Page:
I don’t know if I share this with all writers or just the super-neurotic ones (although, is there any other kind?), but I have this pretty much constant voice in the back of my head at all times saying “Shouldn’t you be writing?”
A few weeks ago, I got some good news: in one week, three of my short essays were accepted for publication at three different places. For a brief glorious moment, the voice was silenced, and I began to consider myself a Real Writer. But soon it was back again. “Those short pieces represent the sum total of your work for the past year—you need to generate more content!” [cracks whip]
Voice, you are a jerk.
I’ve been listening to a lot of podcasts in my car lately, ever since the election made NPR too traumatizing, and one of them is a series of Tara Brach‘s Buddhism and mindfulness lectures. One thing she talks about is how we think we’ll be happy when—when x, y, or z happens. Then if it somehow happens, we raise the bar and think, “I’ll be happy when…” and come up with something else.
And so our lives go by.
So I’m really trying to be happy with the present moment. Yes, happy with acceptances when they arrive, but happy when I’m rejected because it is a triumph to submit at all, happy when I can peck out a few sentences on my phone late at night, or happy even in the fact of not having time to write, what with my job and two small children Hoovering up every spare moment. Happy in particular when I am able to enjoy other people’s writing or other artistic efforts—they provide stimulation and variety during a time in my life that can seem limited in its horizons: work, home, work, home.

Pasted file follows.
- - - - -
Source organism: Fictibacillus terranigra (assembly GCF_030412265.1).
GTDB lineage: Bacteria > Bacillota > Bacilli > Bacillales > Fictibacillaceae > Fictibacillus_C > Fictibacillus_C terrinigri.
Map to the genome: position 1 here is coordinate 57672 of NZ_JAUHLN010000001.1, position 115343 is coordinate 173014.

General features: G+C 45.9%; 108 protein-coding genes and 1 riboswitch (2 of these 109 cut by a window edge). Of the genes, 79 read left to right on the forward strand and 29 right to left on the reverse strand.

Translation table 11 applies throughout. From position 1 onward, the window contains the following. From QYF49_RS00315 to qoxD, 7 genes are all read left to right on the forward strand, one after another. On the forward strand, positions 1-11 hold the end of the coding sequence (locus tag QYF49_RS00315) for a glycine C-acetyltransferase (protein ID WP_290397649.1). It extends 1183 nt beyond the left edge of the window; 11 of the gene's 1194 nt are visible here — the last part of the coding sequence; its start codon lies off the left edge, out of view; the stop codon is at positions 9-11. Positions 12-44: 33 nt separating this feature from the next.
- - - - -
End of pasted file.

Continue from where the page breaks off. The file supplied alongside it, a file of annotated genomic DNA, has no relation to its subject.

Some art I’m grateful to have experienced lately:
- Went to see a Mountain Goats show. Normally I agree with Nabokov’s sentiment: “Music, I regret to say, affects me merely as an arbitrary succession of more or less irritating sounds.” But when I am dragged to a performance by my music-fan partner, I often like it, sometimes love it. John Darnielle’s lyrics are intriguing, and they’re often memoiristic—they engage me as writing. And he has a riveting stage presence.
- The podcast Terrible, Thanks for Asking. It goes straight for the hard stories, the hard feelings. But somehow pulls humor out of them as well. I feel similarly about The Hilarious World of Depression.
- Books. I recently finished Bohumil Hrabal’s Too Loud a Solitude and Gail Honeyman’s Eleanor Oliphant Is Completely Fine and just started Roxane Gay’s Hunger: A Memoir of (My) Body. The last two I’ve been listening to on CD in my car (you may notice a trend here—driving around is when I have the most spare time), and it changes the experience—for Honeyman’s book because of all the delightful Scottish accents, and for Gay’s because she reads it herself, adding another dimension of embodiment to a book that is all about the body.
So yes, I should be writing, but I’m also learning to accept when I’m not writing.